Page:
The Justice Department is recommending a change in jail sentence minimums by offering reduced or alternative punishments for less serious offenders, which includes low-level drug offenders. Many states have adopted these sentencing changes to relieve prison overcrowding and tight budgets, while penalties remain tough on violent and repeat drug offenders. Mandatory minimum sentences were a great success after they were established in 1984, "but they also took a great human and fiscal toll," says Jonathan Wroblewski, director of the Justice Department's policy and legislation office, in an annual report sent to the US Sentencing Commission. Now, experts say times have changed and the system needs to adapt. "Violent crime in the United States is now near generational lows," Wroblewski says. "At the same time, the US prison population exploded and overall criminal justice spending with it." The commission says it will review the guidelines for gun offenses, drug crimes, economic crimes and probation violations. The Justice Department's annual report—sent to the commission on Thursday—urges consideration of shorter sentences for non-violent offenders along with more thorough efforts to prevent repeat offending—a tactic many states have already enacted. "These changes have no doubt sprung in part out of budgetary necessity," Wroblewski says. "But they have also come from a growing understanding of new research into what works among various approaches to sentencing and corrections."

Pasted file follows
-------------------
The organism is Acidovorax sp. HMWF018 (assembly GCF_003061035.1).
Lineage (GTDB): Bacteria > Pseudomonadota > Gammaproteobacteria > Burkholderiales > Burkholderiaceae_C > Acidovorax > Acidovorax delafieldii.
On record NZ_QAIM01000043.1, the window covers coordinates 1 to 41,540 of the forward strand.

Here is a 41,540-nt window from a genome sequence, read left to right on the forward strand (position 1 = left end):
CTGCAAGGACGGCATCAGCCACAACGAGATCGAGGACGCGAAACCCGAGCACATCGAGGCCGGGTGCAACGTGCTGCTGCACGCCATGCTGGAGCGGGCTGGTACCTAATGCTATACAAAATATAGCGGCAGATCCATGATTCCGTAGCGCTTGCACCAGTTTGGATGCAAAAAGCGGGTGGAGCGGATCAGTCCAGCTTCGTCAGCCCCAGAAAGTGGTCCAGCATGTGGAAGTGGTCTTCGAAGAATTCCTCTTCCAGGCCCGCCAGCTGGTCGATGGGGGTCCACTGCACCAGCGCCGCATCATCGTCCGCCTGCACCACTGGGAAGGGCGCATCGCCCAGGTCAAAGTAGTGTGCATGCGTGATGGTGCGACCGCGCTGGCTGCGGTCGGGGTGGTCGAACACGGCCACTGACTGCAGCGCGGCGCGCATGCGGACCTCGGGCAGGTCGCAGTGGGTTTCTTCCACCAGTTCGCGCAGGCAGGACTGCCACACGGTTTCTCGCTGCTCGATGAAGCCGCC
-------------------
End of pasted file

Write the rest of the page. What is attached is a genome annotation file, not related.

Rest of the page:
When a 19-year-old Michael Carroll won a £9.7 million ($14.4 million USD) UK lottery in 2002, he blew it all on drugs, gold jewelry, a mansion and prostitutes. But today he lives a less extravagant, more fulfilling life. Carroll was already a petty criminal when he became a teenage millionaire, collecting his winnings while wearing a police ankle monitor. “Before he won the lottery, he was a nuisance,” says Charles Joyce, a local official in Carroll's town. “He decided to carry on being a nuisance.” Carroll snorted cocaine through a solid gold pen, bought a mansion where he hosted demolition derbies and built a catapult to shoot at windows in the night—debauchery that earned him his nickname in the British tabloids: The "Lotto Lout." But Carroll's fortune ran dry in 2012 and he found himself broke, estranged from his daughter and contemplating suicide. “I camped out in the woods near Elgin [Scotland] because I had nowhere else to go and hadn’t started the job at the factory,” Carroll recalls. “Sitting there in the woods was when I first thought, I can sort myself out properly.” Today, he's happy making £204 (about $300 USD) a week, working in a shortbread cookie factory. “I treasure those wages more than any £9 million fortune,” Carroll says. “I’ve only got one chance left—I’d have been dead in six months if I’d carried on that lifestyle of drinking and drug taking.”